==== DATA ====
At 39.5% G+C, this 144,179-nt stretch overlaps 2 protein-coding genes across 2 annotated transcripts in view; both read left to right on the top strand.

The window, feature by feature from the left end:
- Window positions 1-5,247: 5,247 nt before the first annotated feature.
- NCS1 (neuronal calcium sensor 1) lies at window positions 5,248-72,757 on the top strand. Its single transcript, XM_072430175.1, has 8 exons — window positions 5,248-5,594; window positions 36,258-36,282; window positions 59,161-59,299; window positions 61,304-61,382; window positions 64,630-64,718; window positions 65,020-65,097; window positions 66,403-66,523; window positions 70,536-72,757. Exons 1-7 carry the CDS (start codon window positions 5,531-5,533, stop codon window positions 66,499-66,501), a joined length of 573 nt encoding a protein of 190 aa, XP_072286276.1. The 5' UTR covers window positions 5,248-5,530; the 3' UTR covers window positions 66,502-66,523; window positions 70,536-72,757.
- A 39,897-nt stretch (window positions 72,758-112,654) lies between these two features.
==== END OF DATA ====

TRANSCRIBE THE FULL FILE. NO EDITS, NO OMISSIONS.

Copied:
At 39.5% G+C, this 144,179-nt stretch overlaps 2 protein-coding genes across 2 annotated transcripts in view; both read left to right on the top strand.

The window, feature by feature from the left end:
- Window positions 1-5,247: 5,247 nt before the first annotated feature.
- NCS1 (neuronal calcium sensor 1) lies at window positions 5,248-72,757 on the top strand. Its single transcript, XM_072430175.1, has 8 exons — window positions 5,248-5,594; window positions 36,258-36,282; window positions 59,161-59,299; window positions 61,304-61,382; window positions 64,630-64,718; window positions 65,020-65,097; window positions 66,403-66,523; window positions 70,536-72,757. Exons 1-7 carry the CDS (start codon window positions 5,531-5,533, stop codon window positions 66,499-66,501), a joined length of 573 nt encoding a protein of 190 aa, XP_072286276.1. The 5' UTR covers window positions 5,248-5,530; the 3' UTR covers window positions 66,502-66,523; window positions 70,536-72,757.
- A 39,897-nt stretch (window positions 72,758-112,654) lies between these two features.